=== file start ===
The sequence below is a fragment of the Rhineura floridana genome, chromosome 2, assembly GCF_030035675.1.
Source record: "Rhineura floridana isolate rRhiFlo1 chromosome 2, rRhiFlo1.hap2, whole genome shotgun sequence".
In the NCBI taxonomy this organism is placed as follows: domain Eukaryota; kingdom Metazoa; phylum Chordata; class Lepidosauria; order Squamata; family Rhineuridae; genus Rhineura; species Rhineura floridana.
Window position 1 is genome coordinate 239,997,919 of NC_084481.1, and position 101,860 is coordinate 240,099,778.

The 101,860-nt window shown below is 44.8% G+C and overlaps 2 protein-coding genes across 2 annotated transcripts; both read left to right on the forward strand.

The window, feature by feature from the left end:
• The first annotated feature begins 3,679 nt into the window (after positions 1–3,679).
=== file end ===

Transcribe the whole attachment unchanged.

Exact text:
The sequence below is a fragment of the Rhineura floridana genome, chromosome 2, assembly GCF_030035675.1.
Source record: "Rhineura floridana isolate rRhiFlo1 chromosome 2, rRhiFlo1.hap2, whole genome shotgun sequence".
In the NCBI taxonomy this organism is placed as follows: domain Eukaryota; kingdom Metazoa; phylum Chordata; class Lepidosauria; order Squamata; family Rhineuridae; genus Rhineura; species Rhineura floridana.
Window position 1 is genome coordinate 239,997,919 of NC_084481.1, and position 101,860 is coordinate 240,099,778.

The 101,860-nt window shown below is 44.8% G+C and overlaps 2 protein-coding genes across 2 annotated transcripts; both read left to right on the forward strand.

The window, feature by feature from the left end:
• The first annotated feature begins 3,679 nt into the window (after positions 1–3,679).